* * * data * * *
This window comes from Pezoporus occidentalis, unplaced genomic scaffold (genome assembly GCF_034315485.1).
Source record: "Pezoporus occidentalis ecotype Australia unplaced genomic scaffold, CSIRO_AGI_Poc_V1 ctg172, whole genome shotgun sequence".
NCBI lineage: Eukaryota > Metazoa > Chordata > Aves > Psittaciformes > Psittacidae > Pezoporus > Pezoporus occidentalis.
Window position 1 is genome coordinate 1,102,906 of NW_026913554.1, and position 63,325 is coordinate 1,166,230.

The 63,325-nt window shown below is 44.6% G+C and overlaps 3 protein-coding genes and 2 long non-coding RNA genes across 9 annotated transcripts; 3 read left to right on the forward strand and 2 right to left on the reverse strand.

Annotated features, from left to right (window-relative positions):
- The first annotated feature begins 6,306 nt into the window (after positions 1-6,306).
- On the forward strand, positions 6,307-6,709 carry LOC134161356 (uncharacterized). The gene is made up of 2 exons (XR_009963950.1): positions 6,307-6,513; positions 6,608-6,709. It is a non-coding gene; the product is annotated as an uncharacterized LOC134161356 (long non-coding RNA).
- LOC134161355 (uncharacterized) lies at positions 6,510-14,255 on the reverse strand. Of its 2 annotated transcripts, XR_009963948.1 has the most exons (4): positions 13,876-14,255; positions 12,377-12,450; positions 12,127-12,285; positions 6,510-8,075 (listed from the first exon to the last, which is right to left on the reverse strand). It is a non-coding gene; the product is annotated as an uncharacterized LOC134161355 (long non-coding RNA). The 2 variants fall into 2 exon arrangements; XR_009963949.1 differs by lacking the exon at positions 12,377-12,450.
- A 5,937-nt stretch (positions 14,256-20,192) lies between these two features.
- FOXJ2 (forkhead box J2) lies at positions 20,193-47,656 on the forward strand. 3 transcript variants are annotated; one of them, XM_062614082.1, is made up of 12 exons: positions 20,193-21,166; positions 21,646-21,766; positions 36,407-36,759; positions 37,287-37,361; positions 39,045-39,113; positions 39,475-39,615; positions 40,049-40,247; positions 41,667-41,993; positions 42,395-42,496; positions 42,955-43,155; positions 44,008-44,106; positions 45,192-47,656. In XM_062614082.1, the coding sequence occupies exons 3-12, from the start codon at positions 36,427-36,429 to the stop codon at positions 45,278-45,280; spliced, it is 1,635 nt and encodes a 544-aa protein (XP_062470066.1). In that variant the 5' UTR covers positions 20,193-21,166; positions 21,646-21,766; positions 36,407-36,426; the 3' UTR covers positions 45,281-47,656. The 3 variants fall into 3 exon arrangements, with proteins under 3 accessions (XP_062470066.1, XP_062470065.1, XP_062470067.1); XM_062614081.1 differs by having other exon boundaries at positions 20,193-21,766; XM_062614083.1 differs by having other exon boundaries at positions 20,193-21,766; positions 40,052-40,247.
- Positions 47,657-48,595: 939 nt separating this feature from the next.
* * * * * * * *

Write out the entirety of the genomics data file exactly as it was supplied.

This window comes from Pezoporus occidentalis, unplaced genomic scaffold (genome assembly GCF_034315485.1).
Source record: "Pezoporus occidentalis ecotype Australia unplaced genomic scaffold, CSIRO_AGI_Poc_V1 ctg172, whole genome shotgun sequence".
NCBI lineage: Eukaryota > Metazoa > Chordata > Aves > Psittaciformes > Psittacidae > Pezoporus > Pezoporus occidentalis.
Window position 1 is genome coordinate 1,102,906 of NW_026913554.1, and position 63,325 is coordinate 1,166,230.

The 63,325-nt window shown below is 44.6% G+C and overlaps 3 protein-coding genes and 2 long non-coding RNA genes across 9 annotated transcripts; 3 read left to right on the forward strand and 2 right to left on the reverse strand.

Annotated features, from left to right (window-relative positions):
- The first annotated feature begins 6,306 nt into the window (after positions 1-6,306).
- On the forward strand, positions 6,307-6,709 carry LOC134161356 (uncharacterized). The gene is made up of 2 exons (XR_009963950.1): positions 6,307-6,513; positions 6,608-6,709. It is a non-coding gene; the product is annotated as an uncharacterized LOC134161356 (long non-coding RNA).
- LOC134161355 (uncharacterized) lies at positions 6,510-14,255 on the reverse strand. Of its 2 annotated transcripts, XR_009963948.1 has the most exons (4): positions 13,876-14,255; positions 12,377-12,450; positions 12,127-12,285; positions 6,510-8,075 (listed from the first exon to the last, which is right to left on the reverse strand). It is a non-coding gene; the product is annotated as an uncharacterized LOC134161355 (long non-coding RNA). The 2 variants fall into 2 exon arrangements; XR_009963949.1 differs by lacking the exon at positions 12,377-12,450.
- A 5,937-nt stretch (positions 14,256-20,192) lies between these two features.
- FOXJ2 (forkhead box J2) lies at positions 20,193-47,656 on the forward strand. 3 transcript variants are annotated; one of them, XM_062614082.1, is made up of 12 exons: positions 20,193-21,166; positions 21,646-21,766; positions 36,407-36,759; positions 37,287-37,361; positions 39,045-39,113; positions 39,475-39,615; positions 40,049-40,247; positions 41,667-41,993; positions 42,395-42,496; positions 42,955-43,155; positions 44,008-44,106; positions 45,192-47,656. In XM_062614082.1, the coding sequence occupies exons 3-12, from the start codon at positions 36,427-36,429 to the stop codon at positions 45,278-45,280; spliced, it is 1,635 nt and encodes a 544-aa protein (XP_062470066.1). In that variant the 5' UTR covers positions 20,193-21,166; positions 21,646-21,766; positions 36,407-36,426; the 3' UTR covers positions 45,281-47,656. The 3 variants fall into 3 exon arrangements, with proteins under 3 accessions (XP_062470066.1, XP_062470065.1, XP_062470067.1); XM_062614081.1 differs by having other exon boundaries at positions 20,193-21,766; XM_062614083.1 differs by having other exon boundaries at positions 20,193-21,766; positions 40,052-40,247.
- Positions 47,657-48,595: 939 nt separating this feature from the next.